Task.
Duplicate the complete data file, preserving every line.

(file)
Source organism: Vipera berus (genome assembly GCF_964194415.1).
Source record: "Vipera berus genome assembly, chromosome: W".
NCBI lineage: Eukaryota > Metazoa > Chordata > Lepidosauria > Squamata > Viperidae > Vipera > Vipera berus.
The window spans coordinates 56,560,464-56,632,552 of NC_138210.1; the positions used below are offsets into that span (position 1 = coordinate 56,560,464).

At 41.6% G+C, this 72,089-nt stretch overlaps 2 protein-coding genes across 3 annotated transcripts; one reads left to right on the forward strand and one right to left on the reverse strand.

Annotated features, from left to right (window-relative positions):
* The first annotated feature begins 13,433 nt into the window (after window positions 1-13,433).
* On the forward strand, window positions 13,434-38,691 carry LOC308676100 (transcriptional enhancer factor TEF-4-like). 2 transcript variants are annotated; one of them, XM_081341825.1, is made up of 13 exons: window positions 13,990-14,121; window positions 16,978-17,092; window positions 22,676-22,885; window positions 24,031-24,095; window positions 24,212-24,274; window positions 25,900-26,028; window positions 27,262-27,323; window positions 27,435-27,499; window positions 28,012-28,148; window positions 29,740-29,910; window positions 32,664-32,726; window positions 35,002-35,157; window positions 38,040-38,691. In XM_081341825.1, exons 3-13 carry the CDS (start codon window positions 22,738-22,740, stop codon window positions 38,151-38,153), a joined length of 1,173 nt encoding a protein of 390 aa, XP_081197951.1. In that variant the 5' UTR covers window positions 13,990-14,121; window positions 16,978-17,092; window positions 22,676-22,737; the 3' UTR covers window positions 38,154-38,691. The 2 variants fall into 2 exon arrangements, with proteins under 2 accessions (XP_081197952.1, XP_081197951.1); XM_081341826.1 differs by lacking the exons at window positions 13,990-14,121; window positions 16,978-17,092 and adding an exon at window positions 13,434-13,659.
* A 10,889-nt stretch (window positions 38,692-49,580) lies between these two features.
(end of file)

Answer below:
Source organism: Vipera berus (genome assembly GCF_964194415.1).
Source record: "Vipera berus genome assembly, chromosome: W".
NCBI lineage: Eukaryota > Metazoa > Chordata > Lepidosauria > Squamata > Viperidae > Vipera > Vipera berus.
The window spans coordinates 56,560,464-56,632,552 of NC_138210.1; the positions used below are offsets into that span (position 1 = coordinate 56,560,464).

At 41.6% G+C, this 72,089-nt stretch overlaps 2 protein-coding genes across 3 annotated transcripts; one reads left to right on the forward strand and one right to left on the reverse strand.

Annotated features, from left to right (window-relative positions):
* The first annotated feature begins 13,433 nt into the window (after window positions 1-13,433).
* On the forward strand, window positions 13,434-38,691 carry LOC308676100 (transcriptional enhancer factor TEF-4-like). 2 transcript variants are annotated; one of them, XM_081341825.1, is made up of 13 exons: window positions 13,990-14,121; window positions 16,978-17,092; window positions 22,676-22,885; window positions 24,031-24,095; window positions 24,212-24,274; window positions 25,900-26,028; window positions 27,262-27,323; window positions 27,435-27,499; window positions 28,012-28,148; window positions 29,740-29,910; window positions 32,664-32,726; window positions 35,002-35,157; window positions 38,040-38,691. In XM_081341825.1, exons 3-13 carry the CDS (start codon window positions 22,738-22,740, stop codon window positions 38,151-38,153), a joined length of 1,173 nt encoding a protein of 390 aa, XP_081197951.1. In that variant the 5' UTR covers window positions 13,990-14,121; window positions 16,978-17,092; window positions 22,676-22,737; the 3' UTR covers window positions 38,154-38,691. The 2 variants fall into 2 exon arrangements, with proteins under 2 accessions (XP_081197952.1, XP_081197951.1); XM_081341826.1 differs by lacking the exons at window positions 13,990-14,121; window positions 16,978-17,092 and adding an exon at window positions 13,434-13,659.
* A 10,889-nt stretch (window positions 38,692-49,580) lies between these two features.